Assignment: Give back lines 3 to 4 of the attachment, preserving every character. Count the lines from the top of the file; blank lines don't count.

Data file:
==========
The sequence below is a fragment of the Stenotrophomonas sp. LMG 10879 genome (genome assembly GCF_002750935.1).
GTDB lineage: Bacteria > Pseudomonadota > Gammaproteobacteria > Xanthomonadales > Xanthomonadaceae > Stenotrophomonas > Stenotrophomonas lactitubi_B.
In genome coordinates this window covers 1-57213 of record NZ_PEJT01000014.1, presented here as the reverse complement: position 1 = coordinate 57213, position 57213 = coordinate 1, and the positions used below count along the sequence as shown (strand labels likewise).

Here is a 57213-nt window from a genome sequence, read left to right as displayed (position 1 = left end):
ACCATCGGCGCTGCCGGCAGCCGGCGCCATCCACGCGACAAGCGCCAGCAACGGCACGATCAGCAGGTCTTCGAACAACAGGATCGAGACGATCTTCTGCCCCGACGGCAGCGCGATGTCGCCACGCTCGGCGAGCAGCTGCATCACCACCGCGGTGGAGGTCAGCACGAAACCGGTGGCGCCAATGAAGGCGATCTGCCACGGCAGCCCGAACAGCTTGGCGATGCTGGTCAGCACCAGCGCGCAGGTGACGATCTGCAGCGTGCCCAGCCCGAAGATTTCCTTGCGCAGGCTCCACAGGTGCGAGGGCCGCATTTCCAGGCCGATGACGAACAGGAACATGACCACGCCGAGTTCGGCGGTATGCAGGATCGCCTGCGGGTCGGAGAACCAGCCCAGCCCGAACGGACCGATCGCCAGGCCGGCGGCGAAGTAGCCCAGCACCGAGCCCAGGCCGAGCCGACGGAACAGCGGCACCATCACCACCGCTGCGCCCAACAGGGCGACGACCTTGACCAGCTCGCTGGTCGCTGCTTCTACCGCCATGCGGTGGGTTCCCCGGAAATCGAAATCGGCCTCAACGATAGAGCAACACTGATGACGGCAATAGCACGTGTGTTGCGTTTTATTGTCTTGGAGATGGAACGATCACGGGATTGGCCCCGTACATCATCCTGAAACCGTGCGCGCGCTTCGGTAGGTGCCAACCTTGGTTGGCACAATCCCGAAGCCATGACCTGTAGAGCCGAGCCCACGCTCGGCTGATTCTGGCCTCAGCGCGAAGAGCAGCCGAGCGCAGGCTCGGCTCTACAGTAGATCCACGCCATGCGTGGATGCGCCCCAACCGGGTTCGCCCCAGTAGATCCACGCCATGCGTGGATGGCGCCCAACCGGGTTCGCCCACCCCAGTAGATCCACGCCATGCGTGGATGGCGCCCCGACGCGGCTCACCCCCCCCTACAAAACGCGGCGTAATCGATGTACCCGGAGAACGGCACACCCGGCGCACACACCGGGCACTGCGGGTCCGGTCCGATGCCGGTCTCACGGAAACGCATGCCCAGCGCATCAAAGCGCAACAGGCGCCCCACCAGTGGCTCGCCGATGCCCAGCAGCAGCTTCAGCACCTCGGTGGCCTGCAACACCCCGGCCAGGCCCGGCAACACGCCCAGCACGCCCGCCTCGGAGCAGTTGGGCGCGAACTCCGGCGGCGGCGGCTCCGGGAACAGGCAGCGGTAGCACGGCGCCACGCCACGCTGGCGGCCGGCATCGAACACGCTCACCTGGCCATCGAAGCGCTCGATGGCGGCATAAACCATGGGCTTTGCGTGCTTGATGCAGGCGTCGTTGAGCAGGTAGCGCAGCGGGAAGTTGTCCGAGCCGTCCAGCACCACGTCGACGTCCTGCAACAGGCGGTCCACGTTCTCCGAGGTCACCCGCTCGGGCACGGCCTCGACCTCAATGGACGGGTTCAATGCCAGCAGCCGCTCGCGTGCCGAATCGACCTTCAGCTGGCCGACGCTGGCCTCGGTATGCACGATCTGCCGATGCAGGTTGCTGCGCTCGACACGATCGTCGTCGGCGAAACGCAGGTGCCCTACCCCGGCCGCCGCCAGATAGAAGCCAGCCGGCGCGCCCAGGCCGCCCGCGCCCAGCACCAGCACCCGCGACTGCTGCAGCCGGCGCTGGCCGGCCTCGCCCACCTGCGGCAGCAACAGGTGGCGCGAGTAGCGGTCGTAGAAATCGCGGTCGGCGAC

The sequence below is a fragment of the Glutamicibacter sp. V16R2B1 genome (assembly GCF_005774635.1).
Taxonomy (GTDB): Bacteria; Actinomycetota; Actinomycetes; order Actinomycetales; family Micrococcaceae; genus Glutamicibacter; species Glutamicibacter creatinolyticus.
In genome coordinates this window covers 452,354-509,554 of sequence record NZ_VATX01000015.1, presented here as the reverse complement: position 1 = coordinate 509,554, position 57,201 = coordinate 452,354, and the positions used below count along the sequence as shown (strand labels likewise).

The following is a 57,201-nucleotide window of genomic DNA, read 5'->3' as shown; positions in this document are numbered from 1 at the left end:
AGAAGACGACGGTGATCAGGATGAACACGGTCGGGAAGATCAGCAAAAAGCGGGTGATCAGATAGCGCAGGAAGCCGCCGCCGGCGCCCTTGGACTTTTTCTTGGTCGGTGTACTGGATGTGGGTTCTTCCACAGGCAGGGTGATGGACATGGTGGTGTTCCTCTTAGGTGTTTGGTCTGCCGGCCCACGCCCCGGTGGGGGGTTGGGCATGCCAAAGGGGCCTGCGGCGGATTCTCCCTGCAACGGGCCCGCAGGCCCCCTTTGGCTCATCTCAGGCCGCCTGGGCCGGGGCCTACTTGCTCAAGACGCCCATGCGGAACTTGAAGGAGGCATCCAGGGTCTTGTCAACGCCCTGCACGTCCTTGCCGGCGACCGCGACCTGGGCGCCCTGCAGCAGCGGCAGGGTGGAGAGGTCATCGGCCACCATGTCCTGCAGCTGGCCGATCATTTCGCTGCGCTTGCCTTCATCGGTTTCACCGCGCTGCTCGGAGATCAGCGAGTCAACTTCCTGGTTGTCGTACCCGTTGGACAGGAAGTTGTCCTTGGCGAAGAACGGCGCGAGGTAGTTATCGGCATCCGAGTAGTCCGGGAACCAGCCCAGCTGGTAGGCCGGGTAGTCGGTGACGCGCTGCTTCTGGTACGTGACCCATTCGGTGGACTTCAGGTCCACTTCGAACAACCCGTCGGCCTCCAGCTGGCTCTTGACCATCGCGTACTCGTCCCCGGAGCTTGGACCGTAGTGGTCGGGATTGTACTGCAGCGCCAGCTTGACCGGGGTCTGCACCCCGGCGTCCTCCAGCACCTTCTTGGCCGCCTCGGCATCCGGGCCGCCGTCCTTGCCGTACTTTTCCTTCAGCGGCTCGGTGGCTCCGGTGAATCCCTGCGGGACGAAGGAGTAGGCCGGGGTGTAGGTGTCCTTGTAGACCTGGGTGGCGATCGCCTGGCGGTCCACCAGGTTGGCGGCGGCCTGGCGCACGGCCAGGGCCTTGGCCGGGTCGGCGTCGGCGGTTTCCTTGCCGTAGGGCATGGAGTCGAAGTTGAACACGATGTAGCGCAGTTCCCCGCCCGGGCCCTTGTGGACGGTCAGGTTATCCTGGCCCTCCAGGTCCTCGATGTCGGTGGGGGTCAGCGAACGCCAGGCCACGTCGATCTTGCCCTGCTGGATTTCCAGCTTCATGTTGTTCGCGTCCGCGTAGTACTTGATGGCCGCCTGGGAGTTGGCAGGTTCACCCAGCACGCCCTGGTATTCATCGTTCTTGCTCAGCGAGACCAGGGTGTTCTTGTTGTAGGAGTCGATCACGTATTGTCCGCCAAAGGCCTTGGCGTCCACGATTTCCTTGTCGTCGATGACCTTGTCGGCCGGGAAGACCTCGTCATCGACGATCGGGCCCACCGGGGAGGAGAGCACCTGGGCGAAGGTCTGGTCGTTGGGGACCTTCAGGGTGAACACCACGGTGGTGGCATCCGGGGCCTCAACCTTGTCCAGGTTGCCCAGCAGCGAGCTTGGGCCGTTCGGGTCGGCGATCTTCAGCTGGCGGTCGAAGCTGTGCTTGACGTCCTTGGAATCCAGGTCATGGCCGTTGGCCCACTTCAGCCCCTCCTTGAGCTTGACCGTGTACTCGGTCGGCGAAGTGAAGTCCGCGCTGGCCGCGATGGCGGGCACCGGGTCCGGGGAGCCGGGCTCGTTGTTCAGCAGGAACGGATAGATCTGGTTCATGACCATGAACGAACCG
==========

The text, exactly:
In genome coordinates this window covers 1-57213 of record NZ_PEJT01000014.1, presented here as the reverse complement: position 1 = coordinate 57213, position 57213 = coordinate 1, and the positions used below count along the sequence as shown (strand labels likewise).

Here is a 57213-nt window from a genome sequence, read left to right as displayed (position 1 = left end):